How many months or years does it take an entrepreneur to raise funds?
When Dominic Mureithi founded Polucon, a testing, inspection and verification company, it took seven years.
For many, that would have dampened their entrepreneurial spirit, but for Mr Mureithi, it emboldened him.
“We founded the company in 1990 but had to raise funds until 1997 when we began operations. In those days, no bank could lend us money because they did not understand our business and we didn’t have collateral,” he says.
His sights were set on creating job opportunities for young scientists. He had realised that science graduates in Kenya lacked jobs.
His testing, inspection and verification company would offer opportunities to those young scientists.
The chemist and food scientist studied in Germany and worked in Europe as a laboratory analyst, rising to the level of a laboratory manager at a multinational company.
Picking the expertise he had learned, he came home to open Polucon.
“I realised that in Europe, they create their own jobs, especially for the scientists because scientists control many things in the world, be it agriculture, manufacturing, production, and development. The world is made by science,” he says.
He also wanted a homegrown company to support trade within and outside of Africa as the food testing industry was dominated by foreigners.
“We are involved in checking the quality and safety of drinking water, and food safety analysis,” he says.
Having realised that no bank would advance them money for buying equipment, they decided to grow organically.
“People call it savings, but we called it a loan to ourselves. My partner was somebody I could trust, and I knew was interested in seeing my dream come true,” he says.
Mr Mureithi says that when starting a company, there are some things that an entrepreneur can do even while in employment.
Instead of buying a new bed for his small apartment, he bought a desk, chair, computer, and fax machine.
He also made sure he had a post office box and telephone. He advises planning is key when changing from formal employment to entrepreneurship.
“You must plan clearly for when it rains. I’m here but where do I want to go?” he says.
What has propelled his success momentum is trust and integrity.
“People don’t appreciate how trust, integrity, and being ethical are important – these helped us a great deal,” he says, adding “clients want to feel you are more like a trusted friend than just a business person.”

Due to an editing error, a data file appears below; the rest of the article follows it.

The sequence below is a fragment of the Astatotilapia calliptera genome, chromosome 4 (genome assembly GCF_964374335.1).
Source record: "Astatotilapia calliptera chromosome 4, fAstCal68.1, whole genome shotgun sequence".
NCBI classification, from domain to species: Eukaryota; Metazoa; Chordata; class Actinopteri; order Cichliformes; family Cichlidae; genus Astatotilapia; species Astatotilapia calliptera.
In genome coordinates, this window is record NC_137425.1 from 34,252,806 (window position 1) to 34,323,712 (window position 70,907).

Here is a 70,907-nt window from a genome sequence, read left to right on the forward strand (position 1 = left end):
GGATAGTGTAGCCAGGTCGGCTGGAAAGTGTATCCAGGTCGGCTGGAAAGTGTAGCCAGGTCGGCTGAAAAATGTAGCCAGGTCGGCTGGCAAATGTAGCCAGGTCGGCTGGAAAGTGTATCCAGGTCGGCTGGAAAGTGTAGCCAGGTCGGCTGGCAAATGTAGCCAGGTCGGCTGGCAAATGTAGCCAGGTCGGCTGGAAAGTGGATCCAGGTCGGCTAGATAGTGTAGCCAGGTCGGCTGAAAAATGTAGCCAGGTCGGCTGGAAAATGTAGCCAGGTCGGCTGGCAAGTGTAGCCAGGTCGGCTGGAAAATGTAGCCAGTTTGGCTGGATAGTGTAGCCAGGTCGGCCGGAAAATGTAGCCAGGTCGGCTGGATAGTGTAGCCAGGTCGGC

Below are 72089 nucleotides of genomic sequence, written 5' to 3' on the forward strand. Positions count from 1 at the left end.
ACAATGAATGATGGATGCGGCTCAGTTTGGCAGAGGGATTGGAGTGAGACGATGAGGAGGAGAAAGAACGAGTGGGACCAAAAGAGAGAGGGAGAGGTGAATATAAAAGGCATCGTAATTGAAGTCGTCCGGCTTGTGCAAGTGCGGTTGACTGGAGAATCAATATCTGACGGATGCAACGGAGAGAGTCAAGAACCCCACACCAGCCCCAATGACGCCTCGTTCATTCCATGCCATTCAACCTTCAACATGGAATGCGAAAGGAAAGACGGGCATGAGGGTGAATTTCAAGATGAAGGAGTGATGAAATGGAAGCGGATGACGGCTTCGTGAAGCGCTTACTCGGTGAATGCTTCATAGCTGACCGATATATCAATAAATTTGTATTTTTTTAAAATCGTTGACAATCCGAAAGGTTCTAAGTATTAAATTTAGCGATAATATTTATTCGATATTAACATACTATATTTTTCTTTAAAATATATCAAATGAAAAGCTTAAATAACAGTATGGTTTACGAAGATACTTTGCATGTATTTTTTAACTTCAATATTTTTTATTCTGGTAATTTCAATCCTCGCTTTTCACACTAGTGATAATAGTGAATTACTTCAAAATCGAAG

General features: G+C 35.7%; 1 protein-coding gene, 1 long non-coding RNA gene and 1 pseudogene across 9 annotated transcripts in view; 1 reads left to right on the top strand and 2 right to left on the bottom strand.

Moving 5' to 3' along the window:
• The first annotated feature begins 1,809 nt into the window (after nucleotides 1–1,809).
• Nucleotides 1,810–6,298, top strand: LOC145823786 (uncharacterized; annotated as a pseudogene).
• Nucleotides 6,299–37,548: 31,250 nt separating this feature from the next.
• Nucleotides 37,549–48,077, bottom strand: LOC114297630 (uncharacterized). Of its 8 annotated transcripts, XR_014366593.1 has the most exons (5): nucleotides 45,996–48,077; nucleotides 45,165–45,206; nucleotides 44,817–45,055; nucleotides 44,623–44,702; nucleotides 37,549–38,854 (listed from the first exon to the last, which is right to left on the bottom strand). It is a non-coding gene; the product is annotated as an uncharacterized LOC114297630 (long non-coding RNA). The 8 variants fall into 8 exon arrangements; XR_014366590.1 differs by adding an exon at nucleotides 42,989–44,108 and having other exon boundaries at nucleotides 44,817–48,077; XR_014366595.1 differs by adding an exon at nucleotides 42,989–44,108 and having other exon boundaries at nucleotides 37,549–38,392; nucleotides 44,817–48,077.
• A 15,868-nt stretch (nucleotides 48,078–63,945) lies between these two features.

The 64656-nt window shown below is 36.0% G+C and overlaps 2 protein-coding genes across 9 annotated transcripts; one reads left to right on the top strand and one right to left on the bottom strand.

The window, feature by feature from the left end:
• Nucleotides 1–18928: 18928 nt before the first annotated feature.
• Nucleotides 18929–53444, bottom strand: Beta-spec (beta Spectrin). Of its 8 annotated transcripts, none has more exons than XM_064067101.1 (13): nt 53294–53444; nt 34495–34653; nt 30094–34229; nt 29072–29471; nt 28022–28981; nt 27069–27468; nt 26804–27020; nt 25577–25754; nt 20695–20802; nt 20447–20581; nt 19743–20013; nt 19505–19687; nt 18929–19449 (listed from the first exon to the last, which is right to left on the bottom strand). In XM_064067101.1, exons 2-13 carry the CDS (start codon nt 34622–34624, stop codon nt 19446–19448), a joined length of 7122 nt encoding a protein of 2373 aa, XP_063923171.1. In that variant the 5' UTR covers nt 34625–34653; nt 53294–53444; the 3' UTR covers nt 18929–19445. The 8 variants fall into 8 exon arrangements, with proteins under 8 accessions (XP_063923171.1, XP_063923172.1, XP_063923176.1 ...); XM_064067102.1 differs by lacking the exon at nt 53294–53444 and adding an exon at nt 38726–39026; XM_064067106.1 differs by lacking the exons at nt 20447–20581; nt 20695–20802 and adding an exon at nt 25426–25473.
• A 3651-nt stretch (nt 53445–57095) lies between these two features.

Being an African company competing with multinationals was not easy.
To overcome this, Polucon went for ISO 9001 Quality Management Systems certification towards the end of the 90s to be at par with top companies in the world.
“Certification and accreditation brought us to the world business playing ground. But we still suffered as underdogs,” he says.
Despite the perception that an African company cannot penetrate the industry, he persevered and grew the business to 100 employees, serving exporters and importers, farmers, processors, packers, manufacturers, and local industries.
Their turnover grew from between Sh50 million to Sh1 billion. Last year, Polucon was ranked among the Top 100 fast-growing mid-sized companies by KPMG and Business Daily.
“We now export our services by receiving samples from all over Africa. We now serve a broad spectrum of other clients that includes industry regulators, agents and foreign firms,” he says.
Soon he opened another testing laboratory in Mombasa.
One of the biggest lessons Mr Mureithi has learnt is that “as Africans, we are our biggest enemies because we don’t believe in our local capacity. We prefer foreign companies.”
“Why should we create opportunities for people in other countries? We need to believe in our own capacity and professionals,” he says.
Another lesson is resilience.
“We have tripled our turnover with profitability all without bank loans,” he says, adding, “you can create funds as you grow. We have learnt organic growth from mama mboga, who educates her children successfully by being resilient.”
The third lesson is financial prudence.
“The shareholders opted to plough back all profits into the business. One laboratory machine for instance was able to purchase the next one that we needed and so forth,” he says.